Responding to glurge: do you even bother?

I’m not even talking about the ones from Jimmy, the armless, legless, eyeless boy who will get $.05 from Bill Gates every time you forward the email and say “I love Jesus.”

Those, I just delete.

But I got a particularly lame one today from some relatives (who I haven’t seen in years) about how Hillary “Rotten” Clinton hates the troops and rips off the Secret Service. I replied to all with a polite note explaining that the original is full of shit, with a link to the Snopes page so that they can find out exactly how full.

I didn’t really do it for any reason other than that I’m sitting around waiting for some test backups to run, and I don’t really have anything to do but listen to the tapes spin, but still - I’m wondering if I’m not the one who looks like an idiot here. Most of my relatives from that particular branch of the bush are older, retired, beer-swilling, deer-hunting, salt of the earth-types who usually frown on political discussions when the more interesting topics of hockey, beer-swilling, and deer-hunting are at hand.

They’re nice people, but some of them are a little dim.

Anyway, I kind of a feel like a jackass for being politics in to it, but then again, the original sender is the one who started it, by gracing my inbox with that bullshit. I’m willing to bet that they never, ever expected anybody to contradict them.

So - do any you still respond to the political glurge? Is it worth it? Got any good stories about giant family conflagrations that erupted because of it?

I’ve got a couple cow-workers that used to send me the glurge. I responded thoroughly pointed out the contradictions/problems/outright lies in them. A recent one was about a boycott against Citgo and the “dictator Chavez”. I went into detail about the Venezuelan elections, offered cites from CNN, FoxNews, and Snopes. I’ve got those people trained now that when they get glurge, they’ll ask me if it’s urban myth before forwarding it on.

If it’s someone I know, I send a polite note with the Snopes reference.

If they do it twice, I jsut send the Snopes reference.

Thereafter I ignore them.

I was going to say I never respond to such things, but I guess I can recall a couple of times that I did.

My usual intended approach is to simply delete such things unopened, but sometimes I am unable to tell from the caption what the contents will be.

I golf with a bunch of guys who are all quite a bit more politically and socially conservative than me. I’m a little surprised that some of them continue to send me political and/or social glurge even after I have clearly indicated that I pretty much disagree with them on all such issues. Sometimes when they have something that - for example - condemns muslim fanaticism and suggests restricting muslim religious practices, I’ll respond that I’m fine with such restrictions as long as they also apply to our homegrown christians. That kind of thing. But I no longer get into political or social arguments over such things.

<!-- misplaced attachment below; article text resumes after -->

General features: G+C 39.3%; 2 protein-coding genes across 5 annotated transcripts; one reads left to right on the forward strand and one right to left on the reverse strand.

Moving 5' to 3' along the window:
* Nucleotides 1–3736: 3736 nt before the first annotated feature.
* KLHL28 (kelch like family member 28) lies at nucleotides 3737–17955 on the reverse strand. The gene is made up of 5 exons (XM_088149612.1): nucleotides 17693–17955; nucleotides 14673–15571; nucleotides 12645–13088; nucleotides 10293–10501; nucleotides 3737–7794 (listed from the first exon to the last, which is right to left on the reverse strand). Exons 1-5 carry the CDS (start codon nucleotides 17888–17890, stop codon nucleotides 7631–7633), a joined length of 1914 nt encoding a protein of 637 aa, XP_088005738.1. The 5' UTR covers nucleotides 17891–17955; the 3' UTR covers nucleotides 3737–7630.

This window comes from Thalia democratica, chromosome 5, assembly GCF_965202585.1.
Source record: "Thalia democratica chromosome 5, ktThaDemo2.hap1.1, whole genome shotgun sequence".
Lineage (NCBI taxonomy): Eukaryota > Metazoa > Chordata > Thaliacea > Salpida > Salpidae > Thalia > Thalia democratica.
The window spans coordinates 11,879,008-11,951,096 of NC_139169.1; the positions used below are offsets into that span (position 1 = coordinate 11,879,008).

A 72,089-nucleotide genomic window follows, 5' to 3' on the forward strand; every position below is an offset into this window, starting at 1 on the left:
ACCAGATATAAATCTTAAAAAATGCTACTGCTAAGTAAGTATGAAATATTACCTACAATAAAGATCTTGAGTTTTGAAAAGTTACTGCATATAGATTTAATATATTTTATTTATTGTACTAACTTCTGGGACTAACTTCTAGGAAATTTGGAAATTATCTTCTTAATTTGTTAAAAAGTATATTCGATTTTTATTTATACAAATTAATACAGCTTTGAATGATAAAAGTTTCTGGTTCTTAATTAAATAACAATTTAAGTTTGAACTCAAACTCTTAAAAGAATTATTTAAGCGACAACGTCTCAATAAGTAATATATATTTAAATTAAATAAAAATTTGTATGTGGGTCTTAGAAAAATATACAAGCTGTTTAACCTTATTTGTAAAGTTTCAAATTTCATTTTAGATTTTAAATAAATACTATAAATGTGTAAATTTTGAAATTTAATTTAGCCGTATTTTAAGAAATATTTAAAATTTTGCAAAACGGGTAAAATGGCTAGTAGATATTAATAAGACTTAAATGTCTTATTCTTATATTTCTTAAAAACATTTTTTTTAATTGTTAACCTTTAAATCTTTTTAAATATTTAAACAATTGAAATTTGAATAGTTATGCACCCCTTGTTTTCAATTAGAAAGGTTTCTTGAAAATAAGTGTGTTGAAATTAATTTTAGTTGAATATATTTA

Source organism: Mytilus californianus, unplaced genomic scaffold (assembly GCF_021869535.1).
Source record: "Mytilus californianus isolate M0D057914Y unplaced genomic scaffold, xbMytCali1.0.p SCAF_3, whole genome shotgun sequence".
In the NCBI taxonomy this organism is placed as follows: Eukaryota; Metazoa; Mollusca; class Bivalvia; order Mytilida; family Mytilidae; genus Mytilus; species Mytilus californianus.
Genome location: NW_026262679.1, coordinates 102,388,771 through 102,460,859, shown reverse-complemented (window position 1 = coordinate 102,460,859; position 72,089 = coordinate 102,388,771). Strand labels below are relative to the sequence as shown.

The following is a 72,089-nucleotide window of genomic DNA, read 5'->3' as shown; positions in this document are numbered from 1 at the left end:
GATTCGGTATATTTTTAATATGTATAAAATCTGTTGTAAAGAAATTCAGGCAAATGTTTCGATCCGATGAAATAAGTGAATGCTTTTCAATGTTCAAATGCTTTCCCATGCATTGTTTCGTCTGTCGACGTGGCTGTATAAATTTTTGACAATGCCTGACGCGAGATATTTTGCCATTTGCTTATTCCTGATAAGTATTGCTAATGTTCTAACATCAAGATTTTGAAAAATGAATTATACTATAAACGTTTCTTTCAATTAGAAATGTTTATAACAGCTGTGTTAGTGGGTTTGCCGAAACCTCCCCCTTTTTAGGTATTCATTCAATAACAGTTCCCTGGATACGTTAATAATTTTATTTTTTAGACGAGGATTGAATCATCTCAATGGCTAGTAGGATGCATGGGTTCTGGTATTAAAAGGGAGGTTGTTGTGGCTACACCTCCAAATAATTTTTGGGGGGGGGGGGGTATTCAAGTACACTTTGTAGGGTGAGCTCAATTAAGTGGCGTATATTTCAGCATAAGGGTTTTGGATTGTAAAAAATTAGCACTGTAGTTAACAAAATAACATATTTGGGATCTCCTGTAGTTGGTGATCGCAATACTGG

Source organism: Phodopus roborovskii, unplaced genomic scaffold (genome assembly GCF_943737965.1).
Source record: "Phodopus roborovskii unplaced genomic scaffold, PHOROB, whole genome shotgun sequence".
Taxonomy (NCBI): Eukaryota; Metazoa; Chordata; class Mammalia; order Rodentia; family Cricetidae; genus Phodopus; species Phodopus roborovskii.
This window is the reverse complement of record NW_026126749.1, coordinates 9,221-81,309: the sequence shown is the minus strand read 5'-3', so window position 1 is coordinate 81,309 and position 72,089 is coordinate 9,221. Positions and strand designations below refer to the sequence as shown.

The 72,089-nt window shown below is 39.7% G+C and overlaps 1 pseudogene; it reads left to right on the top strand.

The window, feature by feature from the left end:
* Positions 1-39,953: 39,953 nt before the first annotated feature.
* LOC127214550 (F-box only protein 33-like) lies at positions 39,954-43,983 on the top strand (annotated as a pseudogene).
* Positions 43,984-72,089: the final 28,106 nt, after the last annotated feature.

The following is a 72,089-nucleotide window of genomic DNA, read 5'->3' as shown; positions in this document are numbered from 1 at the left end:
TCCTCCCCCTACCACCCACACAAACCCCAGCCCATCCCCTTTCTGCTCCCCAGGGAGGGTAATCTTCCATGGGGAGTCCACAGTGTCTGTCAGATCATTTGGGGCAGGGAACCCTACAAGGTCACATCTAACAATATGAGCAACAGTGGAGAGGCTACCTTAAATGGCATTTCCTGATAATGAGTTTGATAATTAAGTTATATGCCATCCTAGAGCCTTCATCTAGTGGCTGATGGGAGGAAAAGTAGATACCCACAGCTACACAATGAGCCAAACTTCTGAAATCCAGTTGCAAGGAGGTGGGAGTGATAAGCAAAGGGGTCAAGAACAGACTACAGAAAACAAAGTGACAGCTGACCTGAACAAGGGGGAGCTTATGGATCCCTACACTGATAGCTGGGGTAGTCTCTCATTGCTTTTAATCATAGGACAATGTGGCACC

Or I’ll simply refer them to Snopes.

At one point I realized that a good number of e-mails from a good friend I had golfed with for 15 years were somewhat evangelical. We had simply never discussed religion. I responded that he was free to send me whatever he wanted, but he might want to know that I did not believe in any god, and simply deleted any religious messages. He was a little surprised, and asked me a bit about my “beliefs,” and that was that. H had no idea of my beliefs, and instead, given our community and his lack of insight into the issue, simply assumed that everyone shared some version of his beliefs.

I wonder what exactly goes thru the mind of someone who sends such stuff. Do they realize that it will likely piss off the receiver who thinks otherwise, while having little chance of persuading them? I would never DREAM of sending a conservative/religious friend or family member propaganda supporting my views which I know differ from theirs.

Oooooh, I looooove glurge. It brings out the evil in me. I rewrite it, and then hit “reply all,” so the sender can be humiliated in front of his whole contacts list.

Here are some samples: Eve vs. Glurge, Eve vs. Glurge Vol. II, and the oddly titled Eve vs. Glurge Part II.

Depends on what it is and who sent it. I will usually write out a brief outline of the points that are either fabricated or distorted and then refer them to snopes for more detail.

I sadly am unable to rise to the level of glurge bashing that our lovely Eve is capable of. I will always live in awe of her talent. :slight_smile:

I’ve never received glurge per se, but I have corrected people a couple of times using either Snopes (when the item in question was on it) or personal knowledge (when it wasn’t).

Everybody who has my email address has explicit instructions to never send me anything of the chain mail variety. No jokes, no glurge, no nothing unless it’s direct correspondence. You want to tell me a joke? Fine, cut n paste it to my email address ONLY and send it. Nobody I know would send me glurge, but sometimes in the past it’s been forwarded on in a chain.

Nip that shit in the bud, spammers love to latch onto a list with 500 active email addresses in it. A guy I work with gets these fear and gloom emails from someplace, the last one was some rat shit-born disease from the tops of soft drink cans. I took it upon myself to introduce him to Snopes on that one, just like the last 15 he came in here freaking out about.

And the easiest way to stop the glurge from people you don’t want to hurt their feelings: Just tell them you don’t want any of the forwarded crap so to avoid spammers. Most of them won’t take the time to send it just to you, it’s so much easier to “forward to all”. If they still send it, then just delete it.

I had a “friend” who was always sending me glurge. I finally got fed up, and sent him a *fuck off email *. Based on the responses in my thread on the subject, I was way out of line. :stuck_out_tongue:

The guy in the thread was more of a friend-by-association. He was my friend’s brother’s best friend. :rolleyes: Anyways, I was always getting glurge from the lot of them - my friend, his brother, their mother, the brother’s friend, and so on. It had been going on for a while before I flamed the guy I mention in the thread. As a matter of fact, at one point I set up a filter to delete anything coming from [Friend’s Mom] containing the words [Jesus, Bill Gates, or Virus]. I haven’t seen any of them since last Fourth of July. Good riddence.